HOPE COLLEGE ANCHOR 10 Hope College — Holland, Michigan
Vienna Dean To Visit Campus
WTAS To Return As All-Campus Station
WTAS, The Anchor Station, This weekend Hope College will staffed by Hope College students be host to Professor Dr. Hugo will return to the air this fall, Hantsch, a leading European his- according to a recent report from torian and Dean of Vienna Uni- Richard Brockmeier. Due to a new versity. He is dean of the faculty studio and improved equipment the of Philosophy, director of the Uni- station will be received by the enversity's Institute of Modern His- tire campus, except f o r two f r a tory, and the Institute of European ternity houses. Additional staff Studies where the Hope College members are now needed and sevEuropean Summer School was held eral positions are open to interduring the past summer. ested students. The University of Vienna was Programs will center around founded in 1365 and is divided, ac- music, recorded and transcribed. cording to the medieval system, in- Plans include a college newscast to four faculties, theology, law, and sports cast, disc jockey sesmedicine and philosophy. The Uni- sions, college announcements, and versity has played an eminent role coverage of all campus events. in promoting international under- Positions are now open in the standing in t h a t it drew its stu- sports, news, special events, disc dents from all lands of the Haps- jockey, and recording departments. burg Monarchy. Even today, a f t e r Students are urged to consider the two world wars, the number of opportunities f o r acquiring valuforeign students is high. Statistics able experience in announcing and show that during the winter semes- engineering. Those i n t e r e s t e d ter of 1956-57—1,209 of the 6,419 should sign up in the dorms. Orstudents enrolled came f r o m abroad. ganizational meetings will be held Students of the Hope College in the near future. group in Vienna had an opportunity Through the support of the colf o r informal conversation with Dr. lege administration, WTAS has Hantsch at a reception they gave been able to move into a new in his honor. At t h a t time Dr. studio and control room located in Hantsch mentioned his plans f o r a Kollen Hall. New equipment, intour of the United States this fall cluding turn-tables, tape recorders, to visit m a j o r universities. He inand a full size console similiar to dicated t h a t , if time permitted, he those used in commercial stations would be pleased to meet the group is now being installed. The station again on their own campus. is a "carrier-current radio station" Since his arrival in the United which all radios on campus will States Dr. Hantsch has visited receive by tuning to 610 KC on the Harvard, Princeton and Yale. He radio dial. The campus will be will be coming to Holland followserved by two five-watt transmiting a visit to the University of ters. Under FCC rules WTAS is Chicago. Other institutions on his not technically classified a a transitinerary include the Universities mitter as it does not radiate. of Colorado, California, and Texas. Therefore a federal license is not Thus Hope is the only small college required and the station will be the Austrian educator will visit. carried by the college electrical Professor Hantsch will be the wiring. campus guest in the home of President and Mrs. Lubbers. Tentative plans f o r his visit in Holland in- GERMAN DEPT. TO ATTEND clude a tea in his honor given jointly by Phi Alpha Theta (His- KAZOO CONFERENCE Tomorrow (November 2, 1957), tory Fraternity) and the Internamembers of the Hope College Gertional Relations Club. man department will attend the annual meeting of the Michigan Chapter of the American AssociaKiwanis Film To tion of Teachers of German. The Feature "Panama and meeting will be held this year on The Canal Zone" the campus of Western Michigan " P a n a m a and the Canal Zone" University in Kalamazoo. will be the subject of the second Mrs. Alice Klomparens, a Hope Kiwanis Travel Lecture, November graduate, will speak on the sub6, 1957 a t Hope Memorial Chapel. ject, "German in the Grades at The film will be described by Dr. Holland, Michigan". Mrs. KlomWilliam B. Campbell, an eight year parens was formerly a student at resident of Panama and former the University of Berlin and is now Educational Advisor to the Presi- teaching German in the elementary dent of the Inter-American Uni- grades in Holland. versity. The film will introduce the countries' geographical attractions, naCAMPUS CALENDAR tive tribes, products and industries. The cities, the canal and the PanSaturday, Nov. 2 American Highway will also be Alcor Movie covered. There will be scenes of Sunday, Nov. 3 cattle raising, industry and a r m y Hope Faculty Quartet Concert life. Music Building — 4 P.M. This is the second in a series of Monday, Nov. 4 travelogues presented annually by Spanish Club — 7 : 3 0 P.M. the local Kiwanis Clubs. Classics Club — 7:30 P.M. Tuesday, Nov. 5 -Y- Meeting —7:15 P.M. SPANISH CLUB Organ Recital — 8:15—Chapel Wednesday, Nov. 6 ANNOUNCEMENT Kiwanis Travel Lecture The Spanish Club will hold its Thursday, Nov. 7 next meeting Monday, November I.R.C. Western Mich. Conference 4 at the home of Dr. Brown. BarDr. Gould: Hawkinson Lecture bara Emmick will give an illusFriday, Nov. 8 trated talk on her experiences in Cross-eimntry—Albion—Home, 'oss-eountnrChile as Holland's Community Am4 P^L bassador. All second y e a r Spanish students are invited to attend.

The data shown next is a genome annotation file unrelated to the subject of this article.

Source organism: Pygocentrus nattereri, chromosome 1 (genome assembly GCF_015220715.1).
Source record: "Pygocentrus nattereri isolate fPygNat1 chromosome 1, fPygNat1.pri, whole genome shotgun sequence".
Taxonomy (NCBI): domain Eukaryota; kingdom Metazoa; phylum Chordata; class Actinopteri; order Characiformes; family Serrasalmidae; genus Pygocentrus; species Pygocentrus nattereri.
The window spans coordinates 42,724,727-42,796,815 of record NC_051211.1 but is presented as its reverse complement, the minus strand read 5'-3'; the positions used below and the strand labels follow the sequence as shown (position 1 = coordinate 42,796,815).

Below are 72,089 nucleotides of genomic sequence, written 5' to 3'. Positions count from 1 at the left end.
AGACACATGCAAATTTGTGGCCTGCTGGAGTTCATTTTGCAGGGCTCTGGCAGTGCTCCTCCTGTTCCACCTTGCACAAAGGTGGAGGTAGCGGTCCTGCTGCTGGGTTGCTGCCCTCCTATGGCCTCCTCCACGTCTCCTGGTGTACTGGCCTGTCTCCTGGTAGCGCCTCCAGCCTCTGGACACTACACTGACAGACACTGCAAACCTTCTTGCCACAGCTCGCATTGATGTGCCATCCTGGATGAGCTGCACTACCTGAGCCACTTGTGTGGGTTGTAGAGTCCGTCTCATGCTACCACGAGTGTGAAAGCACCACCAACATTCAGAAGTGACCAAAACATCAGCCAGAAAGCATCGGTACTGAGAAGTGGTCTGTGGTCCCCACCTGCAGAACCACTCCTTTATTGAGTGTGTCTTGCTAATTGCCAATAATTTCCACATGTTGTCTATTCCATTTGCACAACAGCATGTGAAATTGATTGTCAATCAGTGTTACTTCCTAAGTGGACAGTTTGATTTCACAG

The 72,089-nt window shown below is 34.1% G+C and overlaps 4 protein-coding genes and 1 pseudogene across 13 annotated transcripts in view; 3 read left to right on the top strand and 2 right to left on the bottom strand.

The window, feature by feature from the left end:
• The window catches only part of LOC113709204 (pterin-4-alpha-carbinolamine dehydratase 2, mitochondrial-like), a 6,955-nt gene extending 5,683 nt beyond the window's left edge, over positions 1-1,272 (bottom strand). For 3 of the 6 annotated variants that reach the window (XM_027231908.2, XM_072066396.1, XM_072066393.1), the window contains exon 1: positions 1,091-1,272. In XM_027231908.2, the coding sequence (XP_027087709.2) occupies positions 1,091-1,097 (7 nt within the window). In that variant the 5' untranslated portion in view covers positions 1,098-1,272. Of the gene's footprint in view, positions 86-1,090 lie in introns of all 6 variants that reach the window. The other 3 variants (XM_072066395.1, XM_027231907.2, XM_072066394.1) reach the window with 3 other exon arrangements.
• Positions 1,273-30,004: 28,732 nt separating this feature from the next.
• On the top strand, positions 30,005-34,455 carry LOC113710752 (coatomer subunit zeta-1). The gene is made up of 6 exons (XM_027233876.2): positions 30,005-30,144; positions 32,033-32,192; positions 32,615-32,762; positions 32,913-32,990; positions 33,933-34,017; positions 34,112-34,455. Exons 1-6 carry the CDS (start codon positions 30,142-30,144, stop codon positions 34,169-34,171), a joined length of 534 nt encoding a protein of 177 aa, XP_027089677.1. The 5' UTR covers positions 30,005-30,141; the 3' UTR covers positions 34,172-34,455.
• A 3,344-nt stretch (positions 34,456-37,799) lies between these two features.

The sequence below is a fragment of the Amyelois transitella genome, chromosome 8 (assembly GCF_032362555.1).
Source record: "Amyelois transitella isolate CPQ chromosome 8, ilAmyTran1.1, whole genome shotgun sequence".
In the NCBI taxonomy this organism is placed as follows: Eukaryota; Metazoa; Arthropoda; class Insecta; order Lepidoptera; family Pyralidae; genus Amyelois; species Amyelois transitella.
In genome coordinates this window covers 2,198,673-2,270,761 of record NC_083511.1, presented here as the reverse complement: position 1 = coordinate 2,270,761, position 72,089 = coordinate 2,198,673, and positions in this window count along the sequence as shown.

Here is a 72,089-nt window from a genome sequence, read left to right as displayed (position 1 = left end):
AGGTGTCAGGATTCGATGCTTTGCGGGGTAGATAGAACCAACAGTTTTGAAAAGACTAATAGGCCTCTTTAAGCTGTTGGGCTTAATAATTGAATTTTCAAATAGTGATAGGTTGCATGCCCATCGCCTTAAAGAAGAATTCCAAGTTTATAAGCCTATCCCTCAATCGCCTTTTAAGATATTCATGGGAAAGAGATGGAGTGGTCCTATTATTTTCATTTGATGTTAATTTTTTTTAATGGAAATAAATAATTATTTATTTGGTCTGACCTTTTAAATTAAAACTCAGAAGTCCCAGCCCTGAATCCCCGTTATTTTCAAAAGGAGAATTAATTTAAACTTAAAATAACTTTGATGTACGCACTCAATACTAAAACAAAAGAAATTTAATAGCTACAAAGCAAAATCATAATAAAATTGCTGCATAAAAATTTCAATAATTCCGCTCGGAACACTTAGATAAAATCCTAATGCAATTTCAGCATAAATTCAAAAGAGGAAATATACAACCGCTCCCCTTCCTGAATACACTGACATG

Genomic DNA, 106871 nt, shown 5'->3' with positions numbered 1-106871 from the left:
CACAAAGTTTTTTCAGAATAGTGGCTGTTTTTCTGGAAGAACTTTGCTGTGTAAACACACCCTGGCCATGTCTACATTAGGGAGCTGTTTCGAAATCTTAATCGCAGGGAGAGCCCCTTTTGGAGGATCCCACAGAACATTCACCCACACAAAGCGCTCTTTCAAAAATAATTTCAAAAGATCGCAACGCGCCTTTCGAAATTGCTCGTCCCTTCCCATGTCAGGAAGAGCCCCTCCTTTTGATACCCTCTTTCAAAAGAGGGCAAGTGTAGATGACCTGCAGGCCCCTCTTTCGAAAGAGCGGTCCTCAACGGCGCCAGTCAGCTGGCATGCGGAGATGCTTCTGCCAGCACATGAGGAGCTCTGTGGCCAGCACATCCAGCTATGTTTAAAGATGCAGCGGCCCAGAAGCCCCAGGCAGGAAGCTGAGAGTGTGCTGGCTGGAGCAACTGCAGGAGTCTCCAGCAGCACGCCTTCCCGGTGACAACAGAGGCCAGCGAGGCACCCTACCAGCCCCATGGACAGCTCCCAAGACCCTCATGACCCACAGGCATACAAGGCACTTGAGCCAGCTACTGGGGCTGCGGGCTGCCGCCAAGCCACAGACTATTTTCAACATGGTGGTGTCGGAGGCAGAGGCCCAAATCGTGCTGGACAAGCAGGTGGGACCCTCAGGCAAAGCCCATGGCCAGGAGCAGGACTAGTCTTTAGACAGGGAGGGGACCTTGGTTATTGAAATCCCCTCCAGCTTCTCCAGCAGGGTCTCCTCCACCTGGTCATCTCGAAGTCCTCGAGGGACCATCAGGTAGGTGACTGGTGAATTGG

November 1, 1957